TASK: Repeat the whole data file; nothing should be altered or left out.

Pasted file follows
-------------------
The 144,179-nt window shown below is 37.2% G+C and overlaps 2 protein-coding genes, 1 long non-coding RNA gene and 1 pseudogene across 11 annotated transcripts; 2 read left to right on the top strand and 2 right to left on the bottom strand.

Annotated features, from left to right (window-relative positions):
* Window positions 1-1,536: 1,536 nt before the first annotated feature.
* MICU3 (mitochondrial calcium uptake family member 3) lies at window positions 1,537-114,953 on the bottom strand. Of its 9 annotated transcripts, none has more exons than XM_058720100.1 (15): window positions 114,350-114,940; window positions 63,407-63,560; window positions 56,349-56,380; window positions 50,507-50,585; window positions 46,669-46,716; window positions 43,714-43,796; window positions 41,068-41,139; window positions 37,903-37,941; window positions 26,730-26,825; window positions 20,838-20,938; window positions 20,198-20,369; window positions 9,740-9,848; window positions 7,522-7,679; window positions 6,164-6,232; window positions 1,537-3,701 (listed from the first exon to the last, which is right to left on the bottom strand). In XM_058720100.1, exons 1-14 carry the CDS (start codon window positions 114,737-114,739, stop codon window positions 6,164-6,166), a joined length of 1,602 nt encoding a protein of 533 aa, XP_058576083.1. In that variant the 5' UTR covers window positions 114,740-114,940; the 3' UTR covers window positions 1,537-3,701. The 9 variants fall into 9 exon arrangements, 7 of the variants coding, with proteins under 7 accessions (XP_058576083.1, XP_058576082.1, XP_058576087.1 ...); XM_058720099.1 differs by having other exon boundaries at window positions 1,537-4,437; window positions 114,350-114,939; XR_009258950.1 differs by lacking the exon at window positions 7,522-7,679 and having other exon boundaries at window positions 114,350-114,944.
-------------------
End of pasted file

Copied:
The 144,179-nt window shown below is 37.2% G+C and overlaps 2 protein-coding genes, 1 long non-coding RNA gene and 1 pseudogene across 11 annotated transcripts; 2 read left to right on the top strand and 2 right to left on the bottom strand.

Annotated features, from left to right (window-relative positions):
* Window positions 1-1,536: 1,536 nt before the first annotated feature.
* MICU3 (mitochondrial calcium uptake family member 3) lies at window positions 1,537-114,953 on the bottom strand. Of its 9 annotated transcripts, none has more exons than XM_058720100.1 (15): window positions 114,350-114,940; window positions 63,407-63,560; window positions 56,349-56,380; window positions 50,507-50,585; window positions 46,669-46,716; window positions 43,714-43,796; window positions 41,068-41,139; window positions 37,903-37,941; window positions 26,730-26,825; window positions 20,838-20,938; window positions 20,198-20,369; window positions 9,740-9,848; window positions 7,522-7,679; window positions 6,164-6,232; window positions 1,537-3,701 (listed from the first exon to the last, which is right to left on the bottom strand). In XM_058720100.1, exons 1-14 carry the CDS (start codon window positions 114,737-114,739, stop codon window positions 6,164-6,166), a joined length of 1,602 nt encoding a protein of 533 aa, XP_058576083.1. In that variant the 5' UTR covers window positions 114,740-114,940; the 3' UTR covers window positions 1,537-3,701. The 9 variants fall into 9 exon arrangements, 7 of the variants coding, with proteins under 7 accessions (XP_058576083.1, XP_058576082.1, XP_058576087.1 ...); XM_058720099.1 differs by having other exon boundaries at window positions 1,537-4,437; window positions 114,350-114,939; XR_009258950.1 differs by lacking the exon at window positions 7,522-7,679 and having other exon boundaries at window positions 114,350-114,944.